In 1968, Bill 90 was passed by the government of Premier Jean-Jacques Bertrand, abolishing the Legislative Council and renaming the Legislative Assembly the "National Assembly", in line with the more strident nationalism of the Quiet Revolution. Before 1968, there had been various unsuccessful attempts at abolishing the Legislative Council, which was analogous to the Senate of Canada.

In 1978, television cameras were brought in for the first time to televise parliamentary debates. The colour of the walls was changed to suit the needs of television and the salon vert (green hall) became the salon bleu (blue hall).

In 1984, Canadian Forces corporal Denis Lortie stormed into the Parliament Building and opened fire, killing three government employees and wounding thirteen others. His intended target was Premier René Lévesque and his Parti Québécois government, however he was around 15 minutes early and the Assembly floor was still mostly empty; no politicians were shot. He surrendered to police hours later. [3]

Parliament Building

The Fontaine de Tourny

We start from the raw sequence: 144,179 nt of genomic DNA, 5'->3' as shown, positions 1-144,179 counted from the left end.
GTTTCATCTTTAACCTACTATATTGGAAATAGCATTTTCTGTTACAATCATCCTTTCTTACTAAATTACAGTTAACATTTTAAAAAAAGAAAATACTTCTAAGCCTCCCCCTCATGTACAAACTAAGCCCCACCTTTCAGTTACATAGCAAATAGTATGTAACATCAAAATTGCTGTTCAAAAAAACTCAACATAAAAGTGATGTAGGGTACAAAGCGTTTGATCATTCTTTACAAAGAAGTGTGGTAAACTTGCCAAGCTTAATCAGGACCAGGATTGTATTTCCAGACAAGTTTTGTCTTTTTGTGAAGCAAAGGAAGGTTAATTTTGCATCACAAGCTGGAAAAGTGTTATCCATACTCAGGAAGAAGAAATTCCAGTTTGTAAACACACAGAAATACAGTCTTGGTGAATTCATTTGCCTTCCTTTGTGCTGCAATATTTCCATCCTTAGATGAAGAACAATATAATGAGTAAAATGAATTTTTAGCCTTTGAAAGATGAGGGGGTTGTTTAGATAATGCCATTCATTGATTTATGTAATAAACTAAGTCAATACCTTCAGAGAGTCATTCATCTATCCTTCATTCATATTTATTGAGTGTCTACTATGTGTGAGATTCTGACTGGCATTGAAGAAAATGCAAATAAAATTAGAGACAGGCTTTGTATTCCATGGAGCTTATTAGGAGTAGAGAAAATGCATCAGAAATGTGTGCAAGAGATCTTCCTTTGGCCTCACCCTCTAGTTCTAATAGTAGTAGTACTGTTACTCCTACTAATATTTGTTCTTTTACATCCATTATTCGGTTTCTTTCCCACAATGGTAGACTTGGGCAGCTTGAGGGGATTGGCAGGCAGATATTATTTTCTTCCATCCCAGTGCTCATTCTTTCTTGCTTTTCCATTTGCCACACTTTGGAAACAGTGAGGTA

east of the Parliament Building QuebecParlementTourny.jpg
The Fontaine de Tourny east of the Parliament Building

Constructed between 1877 and 1886, the Parliament Building features the Second Empire architectural style [4] that was popular for prestigious buildings both in Europe (especially France where the style originated) and the United States during the latter 19th century.

Although somewhat more sober in appearance and lacking a towering central belfry, Quebec City's Parliament Building bears a definite likeness to the Philadelphia City Hall, another Second Empire edifice in North America which was built during the same period. Even though the building's symmetrical layout with a frontal clock tower in the middle is typical of legislative institutions of British heritage, the architectural style is believed to be unique among parliament buildings found in other Canadian provincial capitals.[ citation needed ] Its façade presents a pantheon representing significant events and people of the history of Quebec.

In 1936, Maurice Duplessis hung a crucifix in the Legislative Assembly chamber. It hung there for 83 years, until it was removed on 10 July 2019. [5]

Additional buildings were added, adjacent to the Parliament Buildings:

Elections

General elections are held every four years or less. Since 2014, the legislature has had a fixed four-year term, with elections taking place no later than "the first Monday of October of the fourth calendar year following the year that includes the last day of the previous Legislature." [6] However, the lieutenant governor, acting on the advice of the premier, can dissolve the legislature and call an election earlier. Any Canadian citizen at least 18 years old and who has resided in Quebec for at least six months qualifies to be on the electoral list.